read about the occupants of the house
Bath Road - aerial view 1920s

Bath Road – aerial view 1920’s

Unfortunately apart from this very poor quality image from an aerial photograph taken in the 1920s we do not have any images of this house.  In this photograph it is just visible in the middle of the picture, on the right hand side of the road and facing directly onto the road. We’ve collected quite a lot of information about the house, the owners and occupants.

We are grateful to South Gloucestershire Council for allowing us to photograph and record the deeds and documents relating to many properties in Thornbury, including the packet for 3 Bath Road.  This has given us access to records that relate the history of this property from when it was “wasteland” in the manor of Thornbury, through to the time that Thornbury District Council acquired it for development and turned it into the modern equivalent of a wasteland – a car park.

Tithe Map

Blayes.  There are documents in the packets of deeds for both 1 Bath Road and 3 Bath Road that date from at least the first part of the Eighteenth Century and appear to relate to a neighbouring close of ground.  This close was called Blayes and it seems later to be described as numbers 326 and 322 on the 1840 Tithe Apportionment Map owned by Thomas Osborne Wetmore.  At various times the property on the land and the close called Blayes had the same owners and it is possible that their earlier history is more closely linked.  The property may have consisted of a cider mill and mill house on the site of 1 Bath Road and some land on that of 3 Bath Road with a larger piece of land consisting of an orchard and close,which came to be sold off separately.

On the right we have an extract from the Tithe Apportionment Map that was drawn up between 1838 and 1840.  The property that became 1 Bath Road is on the plot of ground numbered 121, 3 Bath Road is 329 a narrow plot along the road and Blayes (326 and 322) is a much larger area adjacent to it.  Read more about Blayes

On January 2nd 1828 Henry Howard of Thornbury Castle as Lord of the Manor of Thornbury leased to William Slain what believe to be the land that later became the site of 3 Bath Road.  It was described as;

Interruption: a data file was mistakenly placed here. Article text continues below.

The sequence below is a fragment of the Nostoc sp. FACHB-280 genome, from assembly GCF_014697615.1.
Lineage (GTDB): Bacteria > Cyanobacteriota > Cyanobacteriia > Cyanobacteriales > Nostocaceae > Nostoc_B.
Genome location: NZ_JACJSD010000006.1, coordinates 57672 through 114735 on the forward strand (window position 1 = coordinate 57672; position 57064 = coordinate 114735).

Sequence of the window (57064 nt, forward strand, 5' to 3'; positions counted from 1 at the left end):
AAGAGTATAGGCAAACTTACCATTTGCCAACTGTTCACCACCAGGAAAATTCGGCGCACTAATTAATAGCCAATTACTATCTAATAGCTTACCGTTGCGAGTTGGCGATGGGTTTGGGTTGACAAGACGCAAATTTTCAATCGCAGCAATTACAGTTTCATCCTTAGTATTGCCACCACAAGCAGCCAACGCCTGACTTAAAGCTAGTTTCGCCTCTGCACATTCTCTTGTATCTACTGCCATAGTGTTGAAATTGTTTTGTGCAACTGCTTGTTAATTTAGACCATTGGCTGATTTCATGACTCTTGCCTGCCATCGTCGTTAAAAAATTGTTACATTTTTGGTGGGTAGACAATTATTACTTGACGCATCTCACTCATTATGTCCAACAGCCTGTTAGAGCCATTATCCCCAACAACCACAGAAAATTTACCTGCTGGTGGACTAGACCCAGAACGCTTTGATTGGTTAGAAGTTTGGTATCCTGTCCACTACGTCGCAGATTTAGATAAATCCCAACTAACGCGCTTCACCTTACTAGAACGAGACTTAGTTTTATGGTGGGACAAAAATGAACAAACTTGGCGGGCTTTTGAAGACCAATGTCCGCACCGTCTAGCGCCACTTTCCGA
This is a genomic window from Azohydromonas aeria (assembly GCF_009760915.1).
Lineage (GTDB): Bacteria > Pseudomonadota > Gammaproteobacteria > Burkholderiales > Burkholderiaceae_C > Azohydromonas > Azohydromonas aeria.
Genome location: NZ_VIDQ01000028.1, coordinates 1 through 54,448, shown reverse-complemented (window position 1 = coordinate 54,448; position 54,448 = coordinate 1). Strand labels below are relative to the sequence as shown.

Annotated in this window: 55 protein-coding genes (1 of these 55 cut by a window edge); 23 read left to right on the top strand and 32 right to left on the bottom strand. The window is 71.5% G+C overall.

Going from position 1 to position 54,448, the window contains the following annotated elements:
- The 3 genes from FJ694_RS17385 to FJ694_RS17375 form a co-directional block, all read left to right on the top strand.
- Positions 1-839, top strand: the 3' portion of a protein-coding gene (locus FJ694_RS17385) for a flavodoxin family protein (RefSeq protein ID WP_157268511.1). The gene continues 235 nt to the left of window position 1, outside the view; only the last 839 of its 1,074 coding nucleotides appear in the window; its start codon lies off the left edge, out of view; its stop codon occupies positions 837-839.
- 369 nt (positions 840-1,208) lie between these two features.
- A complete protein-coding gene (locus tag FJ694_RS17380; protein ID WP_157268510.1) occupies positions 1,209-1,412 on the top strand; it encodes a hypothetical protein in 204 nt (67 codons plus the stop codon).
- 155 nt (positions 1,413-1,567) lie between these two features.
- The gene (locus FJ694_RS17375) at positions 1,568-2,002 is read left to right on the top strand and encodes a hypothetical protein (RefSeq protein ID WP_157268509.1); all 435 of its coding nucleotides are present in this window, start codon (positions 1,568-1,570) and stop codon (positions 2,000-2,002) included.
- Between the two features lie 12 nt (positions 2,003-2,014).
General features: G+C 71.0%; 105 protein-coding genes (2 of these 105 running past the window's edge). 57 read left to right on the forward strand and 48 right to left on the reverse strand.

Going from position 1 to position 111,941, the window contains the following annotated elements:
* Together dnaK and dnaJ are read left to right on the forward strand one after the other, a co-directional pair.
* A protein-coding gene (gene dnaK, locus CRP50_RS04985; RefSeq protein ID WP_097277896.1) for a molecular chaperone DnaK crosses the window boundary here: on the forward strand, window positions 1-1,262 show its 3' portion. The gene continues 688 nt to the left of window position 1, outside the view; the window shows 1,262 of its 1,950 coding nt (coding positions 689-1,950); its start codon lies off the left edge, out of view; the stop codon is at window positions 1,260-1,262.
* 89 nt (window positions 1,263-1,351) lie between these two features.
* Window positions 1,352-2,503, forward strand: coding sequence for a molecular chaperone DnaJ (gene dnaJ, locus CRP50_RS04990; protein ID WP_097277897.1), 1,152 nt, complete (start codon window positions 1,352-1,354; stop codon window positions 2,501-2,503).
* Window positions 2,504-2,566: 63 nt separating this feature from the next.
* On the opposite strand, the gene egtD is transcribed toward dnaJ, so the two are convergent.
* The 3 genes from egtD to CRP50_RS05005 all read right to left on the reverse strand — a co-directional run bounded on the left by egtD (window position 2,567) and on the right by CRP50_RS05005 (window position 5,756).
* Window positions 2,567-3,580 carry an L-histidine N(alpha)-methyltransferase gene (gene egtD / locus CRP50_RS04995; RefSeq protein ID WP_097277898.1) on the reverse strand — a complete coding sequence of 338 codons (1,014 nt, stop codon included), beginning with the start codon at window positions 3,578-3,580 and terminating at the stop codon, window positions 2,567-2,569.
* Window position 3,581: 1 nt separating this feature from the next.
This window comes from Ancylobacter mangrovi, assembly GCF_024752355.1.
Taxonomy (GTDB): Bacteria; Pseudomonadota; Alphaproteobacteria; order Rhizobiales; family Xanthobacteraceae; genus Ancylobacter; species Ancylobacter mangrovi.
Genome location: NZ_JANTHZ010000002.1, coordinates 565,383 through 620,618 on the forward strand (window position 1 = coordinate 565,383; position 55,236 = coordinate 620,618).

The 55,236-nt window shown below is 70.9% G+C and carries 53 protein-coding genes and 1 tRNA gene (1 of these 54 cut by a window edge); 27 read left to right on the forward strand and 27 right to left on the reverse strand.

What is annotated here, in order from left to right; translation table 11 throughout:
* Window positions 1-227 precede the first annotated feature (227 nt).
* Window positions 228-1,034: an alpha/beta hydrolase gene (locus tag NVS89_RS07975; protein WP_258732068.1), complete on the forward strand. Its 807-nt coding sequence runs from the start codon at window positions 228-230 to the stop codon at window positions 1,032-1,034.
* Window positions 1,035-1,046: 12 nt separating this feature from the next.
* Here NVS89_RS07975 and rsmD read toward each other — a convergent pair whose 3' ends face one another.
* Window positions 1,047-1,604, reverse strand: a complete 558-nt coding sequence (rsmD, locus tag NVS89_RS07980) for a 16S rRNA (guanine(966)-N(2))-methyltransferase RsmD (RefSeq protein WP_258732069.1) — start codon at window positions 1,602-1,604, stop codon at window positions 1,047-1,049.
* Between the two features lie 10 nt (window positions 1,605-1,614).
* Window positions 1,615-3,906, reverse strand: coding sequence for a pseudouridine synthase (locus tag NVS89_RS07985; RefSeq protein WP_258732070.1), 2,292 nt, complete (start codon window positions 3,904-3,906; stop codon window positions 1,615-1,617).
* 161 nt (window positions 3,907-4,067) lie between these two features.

All that piece or parcel of ground….by admeasurement three perches situate in Bulls Lane– adjoining to an orchard there belonging to Thomas Osborne Wetmore on the northward and a garden in the occupation of George Nott on the eastward.

Henry Howard made the stipulation that he and his heirs and their servants were to be allowed “ingress and regress” “at all seasonable times.” William Slain had to pay 5/- a year rent for and during three life times as was the custom at this time.  William Rolph as attorney for Henry Howard was nominated to collect the rent.

William Slain (sometimes William Slaine) – William Slain leased the land on January 2nd 1828 from Henry Howard who was Lord of the Manor.  At that time William agreed to pay 5/- a year rent for three life times – that of himself, his wife and his daughter Louisa.  At the time of the indenture with Henry Howard in 1828 William was said to be 26 years old and Thirza his wife 23 years.  Their daughter Louisa was ten months.

The property was then described as part of the wasteland of the Manor of Thornbury.  We know that William Slain had built a house on this by March 1832 because it is referred to in indentures that he made with George Cossham in that year when he transferred the lease of the house to George.  William and his family appear to have lived in a neighbouring house which later became known as 2 Bath Road.

William was born on 25th July 1799 and baptised in Thornbury on 25th August 1799, the son of Charles Slain and his wife, Ann (nee Morgan).  We have not yet found the record of his marriage to Thirza.  William and Thirza had two daughters.  One of these, Louisa, was baptised on 12th December 1824, must have died young as a second daughter was baptised on 29th April 1827 named Louisa Jane.

The 1841 Census shows that William was a carpenter aged 40 living in Bulls Lane (Bath Road) with his wife, Thirza aged 40 and Louisa aged 14.

The 1851 Census shows that William, then described as a master wheelwright was aged 49 was living in ‘St John Street’, although we believe that this was the house which later became known as 10 Pullins Green.  He was living with Thirza aged 48 born in Latteridge, their daughter Louisa aged 23 and Louisa’s son, Charles Robert Slain aged one and a visitor, Mary Ann Sellman, late a cook aged 23 from Alveston.  Charles Robert Slain was baptised on 7th July 1850 at St Mary’s Church in Thornbury.  The parent was shown as Louisa Jane Slain.  Louisa Jane did not marry for several years.  On 24th June 1856 she married Luke Mills, a mariner and the son of Michael Mills, a labourer.